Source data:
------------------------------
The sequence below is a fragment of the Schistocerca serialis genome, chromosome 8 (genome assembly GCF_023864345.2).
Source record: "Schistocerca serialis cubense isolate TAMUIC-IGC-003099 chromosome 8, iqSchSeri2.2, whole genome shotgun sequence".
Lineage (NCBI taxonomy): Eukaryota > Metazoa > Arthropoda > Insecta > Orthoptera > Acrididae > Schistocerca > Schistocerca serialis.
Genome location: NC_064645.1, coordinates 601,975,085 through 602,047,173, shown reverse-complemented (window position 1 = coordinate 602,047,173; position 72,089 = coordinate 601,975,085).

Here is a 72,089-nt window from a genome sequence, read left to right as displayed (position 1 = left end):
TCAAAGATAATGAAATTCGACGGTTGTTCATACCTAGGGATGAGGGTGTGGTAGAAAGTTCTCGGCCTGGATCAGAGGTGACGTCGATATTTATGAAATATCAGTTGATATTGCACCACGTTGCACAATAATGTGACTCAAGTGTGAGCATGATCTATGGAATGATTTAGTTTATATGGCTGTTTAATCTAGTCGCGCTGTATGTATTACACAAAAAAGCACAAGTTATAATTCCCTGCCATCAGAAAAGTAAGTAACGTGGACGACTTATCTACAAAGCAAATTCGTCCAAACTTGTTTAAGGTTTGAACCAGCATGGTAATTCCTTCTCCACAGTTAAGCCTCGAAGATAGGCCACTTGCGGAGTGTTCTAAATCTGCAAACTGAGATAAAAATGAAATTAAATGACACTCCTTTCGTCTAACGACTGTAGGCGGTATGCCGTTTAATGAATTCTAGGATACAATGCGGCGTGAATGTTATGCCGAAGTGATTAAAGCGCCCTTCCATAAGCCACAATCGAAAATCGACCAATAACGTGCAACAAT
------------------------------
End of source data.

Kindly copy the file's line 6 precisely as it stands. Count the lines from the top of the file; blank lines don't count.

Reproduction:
TCAAAGATAATGAAATTCGACGGTTGTTCATACCTAGGGATGAGGGTGTGGTAGAAAGTTCTCGGCCTGGATCAGAGGTGACGTCGATATTTATGAAATATCAGTTGATATTGCACCACGTTGCACAATAATGTGACTCAAGTGTGAGCATGATCTATGGAATGATTTAGTTTATATGGCTGTTTAATCTAGTCGCGCTGTATGTATTACACAAAAAAGCACAAGTTATAATTCCCTGCCATCAGAAAAGTAAGTAACGTGGACGACTTATCTACAAAGCAAATTCGTCCAAACTTGTTTAAGGTTTGAACCAGCATGGTAATTCCTTCTCCACAGTTAAGCCTCGAAGATAGGCCACTTGCGGAGTGTTCTAAATCTGCAAACTGAGATAAAAATGAAATTAAATGACACTCCTTTCGTCTAACGACTGTAGGCGGTATGCCGTTTAATGAATTCTAGGATACAATGCGGCGTGAATGTTATGCCGAAGTGATTAAAGCGCCCTTCCATAAGCCACAATCGAAAATCGACCAATAACGTGCAACAAT